HSE issues MoD (Army) with Crown Censure following Death of Soldier

The Health and Safety Executive (HSE) has today (Wednesday 8 May) issued the Ministry of Defence (MoD) with a Crown Censure following the death of a soldier.

Conor McPherson, a private in the Black Watch, 3rd Battalion, the Royal Regiment of Scotland, lost his life during a training exercise at the Heely Dod firing range in Otterburn, Northumberland on 22 August 2016.

Conor’s father has said he was the model son.

The 24-year-old was part of a team-of-five when he was accidentally shot in the back of the head by a fellow soldier at around 11pm. He died at the scene.

The group had been shooting at remote controlled targets as they manoeuvred on foot through the moorland firing range. They were using live rounds and night vision technology at the time.

A HSE investigation found the MoD (Army) failed to properly implement a safe system of work for the exercise.

The planning and conducting of the exercise was poor, and there was an ineffective system to monitor the management arrangements mandated within the MoD’s own procedures. Mandated planning meetings in the lead up to the exercise were not attended by some staff.

Errors were made while producing written instructions and some staff lacked confidence while producing them. The finalised written instructions differed to how the exercise was being conducted. There should have been an additional supervisor with the firers on the night of the incident, due to the soldiers’ lack of experience when carrying out night time firing.

Mandated ‘night time’ specific safety tasks were not carried out prior to firing commencing. Incorrect and unauthorised night vision equipment was being used by some soldiers. Officers who were not sufficiently experienced in controlling such an activity were not properly mentored or supervised to deal with an exercise of such complexity.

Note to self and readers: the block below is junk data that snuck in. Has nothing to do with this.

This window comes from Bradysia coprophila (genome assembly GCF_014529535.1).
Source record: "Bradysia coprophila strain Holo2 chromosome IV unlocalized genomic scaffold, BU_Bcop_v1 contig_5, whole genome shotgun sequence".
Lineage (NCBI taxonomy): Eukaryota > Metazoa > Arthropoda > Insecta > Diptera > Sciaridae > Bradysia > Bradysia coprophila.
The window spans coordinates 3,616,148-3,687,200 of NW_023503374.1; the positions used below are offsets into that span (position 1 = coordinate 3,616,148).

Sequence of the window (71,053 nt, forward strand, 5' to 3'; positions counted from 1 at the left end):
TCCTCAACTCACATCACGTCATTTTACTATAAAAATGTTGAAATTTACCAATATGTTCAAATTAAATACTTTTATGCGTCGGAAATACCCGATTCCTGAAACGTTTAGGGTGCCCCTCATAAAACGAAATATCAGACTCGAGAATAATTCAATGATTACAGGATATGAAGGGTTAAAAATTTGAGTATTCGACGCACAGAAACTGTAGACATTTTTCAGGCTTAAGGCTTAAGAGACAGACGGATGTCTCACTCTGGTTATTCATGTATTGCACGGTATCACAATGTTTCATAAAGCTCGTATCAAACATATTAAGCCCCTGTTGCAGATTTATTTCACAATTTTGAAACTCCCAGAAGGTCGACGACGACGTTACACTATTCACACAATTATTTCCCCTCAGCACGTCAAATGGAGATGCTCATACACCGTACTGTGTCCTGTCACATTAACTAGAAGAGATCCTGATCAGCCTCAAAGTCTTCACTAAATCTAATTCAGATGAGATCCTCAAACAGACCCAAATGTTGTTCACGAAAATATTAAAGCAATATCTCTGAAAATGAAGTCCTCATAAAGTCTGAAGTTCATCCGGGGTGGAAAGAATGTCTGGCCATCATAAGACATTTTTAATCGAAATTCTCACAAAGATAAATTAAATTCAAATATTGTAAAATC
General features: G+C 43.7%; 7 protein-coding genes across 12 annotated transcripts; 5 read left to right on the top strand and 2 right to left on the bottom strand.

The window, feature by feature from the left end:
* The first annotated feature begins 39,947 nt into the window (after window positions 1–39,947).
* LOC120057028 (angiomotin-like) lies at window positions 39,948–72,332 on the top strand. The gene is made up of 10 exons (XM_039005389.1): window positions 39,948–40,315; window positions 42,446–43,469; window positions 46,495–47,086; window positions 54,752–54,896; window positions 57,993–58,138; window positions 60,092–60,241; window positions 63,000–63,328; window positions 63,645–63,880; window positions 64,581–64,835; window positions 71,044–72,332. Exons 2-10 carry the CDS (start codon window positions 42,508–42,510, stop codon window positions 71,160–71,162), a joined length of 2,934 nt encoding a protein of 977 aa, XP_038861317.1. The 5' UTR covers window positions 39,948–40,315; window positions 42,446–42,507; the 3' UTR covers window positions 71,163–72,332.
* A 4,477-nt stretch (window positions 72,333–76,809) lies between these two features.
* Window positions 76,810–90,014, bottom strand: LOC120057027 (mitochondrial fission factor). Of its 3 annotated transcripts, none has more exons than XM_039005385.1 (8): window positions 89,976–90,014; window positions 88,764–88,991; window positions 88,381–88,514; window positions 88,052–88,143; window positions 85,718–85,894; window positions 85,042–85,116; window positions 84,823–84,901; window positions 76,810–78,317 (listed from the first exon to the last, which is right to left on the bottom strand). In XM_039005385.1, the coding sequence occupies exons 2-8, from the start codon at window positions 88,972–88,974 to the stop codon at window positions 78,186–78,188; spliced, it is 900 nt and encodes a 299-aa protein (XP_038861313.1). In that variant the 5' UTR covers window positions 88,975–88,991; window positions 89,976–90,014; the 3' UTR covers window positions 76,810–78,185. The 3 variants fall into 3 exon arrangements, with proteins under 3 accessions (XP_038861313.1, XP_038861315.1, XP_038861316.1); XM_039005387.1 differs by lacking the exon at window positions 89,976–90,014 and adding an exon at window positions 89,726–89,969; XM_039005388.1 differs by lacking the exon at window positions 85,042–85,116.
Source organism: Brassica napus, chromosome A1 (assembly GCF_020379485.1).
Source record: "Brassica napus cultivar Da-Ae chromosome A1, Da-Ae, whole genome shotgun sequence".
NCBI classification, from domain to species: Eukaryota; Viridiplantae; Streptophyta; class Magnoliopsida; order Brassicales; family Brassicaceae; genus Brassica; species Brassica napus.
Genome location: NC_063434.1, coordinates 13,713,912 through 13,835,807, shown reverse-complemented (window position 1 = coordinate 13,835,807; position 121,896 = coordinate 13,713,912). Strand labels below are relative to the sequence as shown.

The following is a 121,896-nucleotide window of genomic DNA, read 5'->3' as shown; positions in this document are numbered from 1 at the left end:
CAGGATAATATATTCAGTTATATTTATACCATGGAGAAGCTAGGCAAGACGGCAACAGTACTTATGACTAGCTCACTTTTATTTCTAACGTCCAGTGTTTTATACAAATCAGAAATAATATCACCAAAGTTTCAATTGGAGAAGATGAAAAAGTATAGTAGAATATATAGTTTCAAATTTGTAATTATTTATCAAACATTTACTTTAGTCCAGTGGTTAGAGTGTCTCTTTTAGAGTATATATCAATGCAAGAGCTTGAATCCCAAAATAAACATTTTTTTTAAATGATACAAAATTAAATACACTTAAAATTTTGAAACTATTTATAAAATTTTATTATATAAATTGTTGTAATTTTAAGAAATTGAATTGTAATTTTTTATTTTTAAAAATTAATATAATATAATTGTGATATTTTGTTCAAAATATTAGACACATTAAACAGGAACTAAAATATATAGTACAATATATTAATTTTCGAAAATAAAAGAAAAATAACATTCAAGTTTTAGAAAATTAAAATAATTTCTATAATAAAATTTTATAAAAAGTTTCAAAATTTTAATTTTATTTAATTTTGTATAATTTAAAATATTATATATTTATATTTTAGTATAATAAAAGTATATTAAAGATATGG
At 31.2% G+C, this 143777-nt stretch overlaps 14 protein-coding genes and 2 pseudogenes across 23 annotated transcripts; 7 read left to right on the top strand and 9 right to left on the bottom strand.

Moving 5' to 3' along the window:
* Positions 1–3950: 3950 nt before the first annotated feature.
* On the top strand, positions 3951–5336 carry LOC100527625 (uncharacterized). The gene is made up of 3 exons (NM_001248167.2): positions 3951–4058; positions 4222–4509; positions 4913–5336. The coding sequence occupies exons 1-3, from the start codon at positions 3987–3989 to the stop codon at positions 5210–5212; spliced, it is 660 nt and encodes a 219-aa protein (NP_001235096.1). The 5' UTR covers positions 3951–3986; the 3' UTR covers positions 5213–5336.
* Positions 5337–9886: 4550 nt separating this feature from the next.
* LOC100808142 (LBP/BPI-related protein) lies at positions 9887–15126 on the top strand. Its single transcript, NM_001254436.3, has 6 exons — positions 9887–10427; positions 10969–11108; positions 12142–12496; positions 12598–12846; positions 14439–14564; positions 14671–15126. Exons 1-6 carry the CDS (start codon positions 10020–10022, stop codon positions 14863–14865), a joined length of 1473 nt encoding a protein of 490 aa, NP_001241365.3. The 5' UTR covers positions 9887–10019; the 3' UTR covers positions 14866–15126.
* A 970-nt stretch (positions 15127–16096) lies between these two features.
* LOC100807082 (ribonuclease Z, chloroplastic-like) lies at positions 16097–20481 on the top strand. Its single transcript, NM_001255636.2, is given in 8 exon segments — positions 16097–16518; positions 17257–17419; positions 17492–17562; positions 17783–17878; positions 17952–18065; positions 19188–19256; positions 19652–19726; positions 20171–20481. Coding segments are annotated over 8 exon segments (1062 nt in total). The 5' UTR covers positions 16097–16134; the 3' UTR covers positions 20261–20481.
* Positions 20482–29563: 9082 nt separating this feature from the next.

Neil McPherson, Conor’s father, said in his victim personal statement: “Conor was a model son. He did not drink or smoke and he loved his family life. He loved books and his PC games and Saturday night films on TV.

“On the night Conor died, it was every parents’ worst nightmare. A knock at the door, two men in suits bearing news that we had lost our son. I think we both went into shock but the memories of it all are blurred.

Conor McPherson (Credit: Ministry of Defence)

“The future is one of deep sorrow. Not to see Conor grow and find love and give us grandchildren is very sad. He would have been a fabulous father and as our only son there is no one to carry on the family name.”

By accepting the Crown Censure, the MoD (Army) has admitted breaching its duty under Section 2(1) of the Health and Safety at Work etc. Act 1974 and Regulation 5 of the Management of Health and Safety at Work Regulations 1999.

HSE inspector Jonathan Wills said: “Our thoughts are with the family of Private McPherson, with whom we have remained in close contact.

“Just like any other employer, the MoD has a responsibility to reduce dangers to its personnel, as far as it properly can.”

This HSE Crown Censure was brought by HSE enforcement lawyer Kate Harney and supported by HSE paralegal officer Rebecca Farman.

Mr McPherson added: “Socially, I don’t go out much anymore and Betty (Conor’s mother) hardly ever goes out socially except for a meal. I myself could not go back to work after Conor’s death. I don’t think I want to work anymore as I tend to shun being around groups of people. Betty and I have many pictures that to date, I cannot bear to look at although we often reminisce together. We also both have one of Conor’s dog tags each which we wear on a chain.”

Source: Health and Safety Executive